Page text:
That hyper-awareness, adrenaline fuelled, heart-beating-out-of-your-chest kind of feeling you might get if faced with say, an axe wielding serial killer? Totally acceptable. That same feeling when you are simply sitting at home running a conversation you had two years ago around and around in your head and thinking of what you should have said instead? Hmm…not so much.
Anxiety. While we all have experienced in it some shape or form, do we really understand it? Of course, the scope of this post doesn’t allow for a full diagnosis (nor does my lack of psychology qualifications) but I have recently found some studies that certainly give food for thought when thinking of the cause of our anxiety and irrational fears.
What if the source of the irrational, festering anxieties within us have been passed down from our ancestors?
Sounds a bit ‘woo-woo’, right?
But bear with this thought for a moment as we run through some scientific studies to support this controversial theory called ‘epigenetic inheritance’.
Neuroscientists at Emory University, Atlanta, carried out a study in which mice were subjected to mild foot shocks accompanied by a burst of a cherry blossom-like scent called ‘acetophenone’ and naturally came to associate the scent with a fearful event. After three days of odour conditioning, just the cherry blossom scent alone instilled a panicked heart rate and surge of adrenaline in these little mice.
Here is where things get especially interesting.
All of the mice conditioned were male, and their sperm was later used to inseminate female mice who gave birth to their offspring. Raised separately,these little baby mice had no influence from their fathers, nor were they subjected to any odour conditioning.
But yet, the offspring displayed the very same panicked reaction towards the scent of cherry blossom?
Further tests showed the offspring had even developed a heightened sense of smell for the cherry blossom scent. The offspring could decipher the odour molecules of the scent at a much lower dosage than their fathers or offspring whose parents weren’t subjected to any odour conditioning.
“There was more real estate devoted to this particular odorant receptor, suggesting that there’s something in the sperm that is informing or allowing that information to be inherited,”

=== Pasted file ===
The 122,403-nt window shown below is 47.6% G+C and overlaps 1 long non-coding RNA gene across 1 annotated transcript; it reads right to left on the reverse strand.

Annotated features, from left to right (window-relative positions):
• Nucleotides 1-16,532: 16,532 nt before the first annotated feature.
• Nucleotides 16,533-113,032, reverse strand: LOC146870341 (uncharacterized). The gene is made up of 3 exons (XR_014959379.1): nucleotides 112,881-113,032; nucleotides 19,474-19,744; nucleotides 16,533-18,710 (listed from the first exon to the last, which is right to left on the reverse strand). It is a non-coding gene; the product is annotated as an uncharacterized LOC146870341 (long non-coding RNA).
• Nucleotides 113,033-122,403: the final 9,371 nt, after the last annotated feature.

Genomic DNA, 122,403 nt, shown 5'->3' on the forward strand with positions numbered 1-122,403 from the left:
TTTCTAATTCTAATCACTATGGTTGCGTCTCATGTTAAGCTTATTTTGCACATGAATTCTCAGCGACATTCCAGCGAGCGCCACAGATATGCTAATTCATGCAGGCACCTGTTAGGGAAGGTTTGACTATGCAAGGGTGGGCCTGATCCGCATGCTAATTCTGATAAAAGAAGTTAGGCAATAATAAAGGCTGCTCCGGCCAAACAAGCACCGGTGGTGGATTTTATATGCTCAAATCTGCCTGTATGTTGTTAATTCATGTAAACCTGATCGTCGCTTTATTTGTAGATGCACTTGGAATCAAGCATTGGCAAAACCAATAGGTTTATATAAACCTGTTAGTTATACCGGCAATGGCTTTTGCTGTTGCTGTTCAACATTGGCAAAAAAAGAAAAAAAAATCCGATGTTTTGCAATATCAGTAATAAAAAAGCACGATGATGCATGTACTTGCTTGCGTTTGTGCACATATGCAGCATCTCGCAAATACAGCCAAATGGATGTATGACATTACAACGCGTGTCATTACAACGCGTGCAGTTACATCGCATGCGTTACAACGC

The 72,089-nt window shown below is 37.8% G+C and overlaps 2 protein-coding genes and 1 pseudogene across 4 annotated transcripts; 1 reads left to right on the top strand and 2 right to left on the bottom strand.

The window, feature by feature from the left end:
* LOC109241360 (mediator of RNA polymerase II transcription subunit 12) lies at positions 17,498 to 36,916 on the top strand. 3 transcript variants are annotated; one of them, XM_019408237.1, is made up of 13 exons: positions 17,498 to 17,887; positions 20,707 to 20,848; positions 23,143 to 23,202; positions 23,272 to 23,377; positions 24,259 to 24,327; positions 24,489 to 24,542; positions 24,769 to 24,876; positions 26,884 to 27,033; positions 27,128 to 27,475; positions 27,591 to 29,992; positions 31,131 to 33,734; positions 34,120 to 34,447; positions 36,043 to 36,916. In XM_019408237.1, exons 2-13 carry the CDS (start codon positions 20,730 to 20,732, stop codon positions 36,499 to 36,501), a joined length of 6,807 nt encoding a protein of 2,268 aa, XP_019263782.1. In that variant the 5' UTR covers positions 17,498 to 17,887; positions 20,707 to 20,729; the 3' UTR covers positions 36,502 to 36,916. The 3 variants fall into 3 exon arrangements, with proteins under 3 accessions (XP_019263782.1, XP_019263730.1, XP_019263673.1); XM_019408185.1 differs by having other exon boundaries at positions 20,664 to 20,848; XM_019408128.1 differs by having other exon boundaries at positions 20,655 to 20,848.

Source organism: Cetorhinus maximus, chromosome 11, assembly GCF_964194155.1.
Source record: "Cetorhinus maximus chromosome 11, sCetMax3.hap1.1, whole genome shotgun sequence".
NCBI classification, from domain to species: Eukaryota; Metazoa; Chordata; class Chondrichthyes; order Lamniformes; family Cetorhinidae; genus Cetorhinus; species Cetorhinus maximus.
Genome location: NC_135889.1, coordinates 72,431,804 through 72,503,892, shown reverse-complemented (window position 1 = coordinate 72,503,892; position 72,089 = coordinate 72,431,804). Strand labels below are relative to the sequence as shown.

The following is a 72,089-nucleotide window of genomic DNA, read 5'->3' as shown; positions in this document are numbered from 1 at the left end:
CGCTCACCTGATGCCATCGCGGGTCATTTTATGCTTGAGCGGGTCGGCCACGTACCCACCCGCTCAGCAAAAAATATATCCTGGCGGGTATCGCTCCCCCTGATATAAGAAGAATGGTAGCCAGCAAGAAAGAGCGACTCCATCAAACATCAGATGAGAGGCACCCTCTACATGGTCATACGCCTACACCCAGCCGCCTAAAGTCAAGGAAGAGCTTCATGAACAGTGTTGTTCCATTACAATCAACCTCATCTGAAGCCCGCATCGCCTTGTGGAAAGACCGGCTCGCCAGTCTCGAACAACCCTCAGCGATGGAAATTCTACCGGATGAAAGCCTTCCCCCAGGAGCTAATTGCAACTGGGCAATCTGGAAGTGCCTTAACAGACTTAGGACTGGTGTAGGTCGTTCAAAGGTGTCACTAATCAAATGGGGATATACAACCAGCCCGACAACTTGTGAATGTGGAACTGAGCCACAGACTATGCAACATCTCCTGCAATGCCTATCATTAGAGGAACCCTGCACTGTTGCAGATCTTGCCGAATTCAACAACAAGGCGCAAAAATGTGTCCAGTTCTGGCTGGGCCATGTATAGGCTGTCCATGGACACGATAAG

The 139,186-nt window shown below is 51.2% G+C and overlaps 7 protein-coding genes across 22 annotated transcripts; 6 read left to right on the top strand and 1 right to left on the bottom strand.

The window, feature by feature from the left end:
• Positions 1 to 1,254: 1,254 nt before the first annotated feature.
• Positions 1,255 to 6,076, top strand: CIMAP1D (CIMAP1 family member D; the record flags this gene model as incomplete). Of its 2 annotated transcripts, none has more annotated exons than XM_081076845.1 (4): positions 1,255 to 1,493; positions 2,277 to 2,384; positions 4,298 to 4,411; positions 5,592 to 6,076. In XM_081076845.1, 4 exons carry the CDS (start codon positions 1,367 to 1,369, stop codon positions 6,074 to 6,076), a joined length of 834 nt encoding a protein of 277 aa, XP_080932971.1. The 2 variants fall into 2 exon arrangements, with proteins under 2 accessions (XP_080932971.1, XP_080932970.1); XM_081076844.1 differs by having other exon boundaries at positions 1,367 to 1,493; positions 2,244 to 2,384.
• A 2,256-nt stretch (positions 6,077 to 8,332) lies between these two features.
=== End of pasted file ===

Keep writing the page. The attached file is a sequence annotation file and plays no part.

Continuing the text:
states Brian Dias, who led the study alongside Kerry J Ressler.
Us humans can inherit transgenerational behaviours too evidence shows.
A study on Biological Psychiatry Journal reports that the children of Holocast survivors (born after the war) had an increased likelihood to develop stress disorders compared to Jewish families who were not in Europe at the time.
Women who were pregnant during the Dutch Famine in 1944-1945 and their children were also studied for genetically inherited connections. The study concluded, “A mother’s exposure to famine prior to conception of her offspring was associated with lower self-reported measures of mental health and quality of life in her adult offspring.”
Strangely, men who smoked pre-puberty have also been associated to having sons with the highest mean BMIs compared to those whose fathers did not smoke before they were 11 years old!
So what does that mean for us?
Could our anxiety boil down to an inherited behavioural genetic tag from our ancestors? There isn’t enough supporting evidence to say for sure, but it is certainly something to consider if you do struggle with anxiety.
That said, I don’t view this discover with negativity and dismay. I don’t feel an even more lack of control towards my anxiety, and nor should you. Instead I gain a better understanding of anxiety and how to overcome it. I believe this new information should encourage us even further to let go of the shackles of our past. To take up, or return to, something that fuels your soul, to get inspired again and become devoted solely to your future – especially if our past extends beyond that of our own!
What are your thoughts on epigenetic inheritance? I’d love for you to join the discussion in the comments below.
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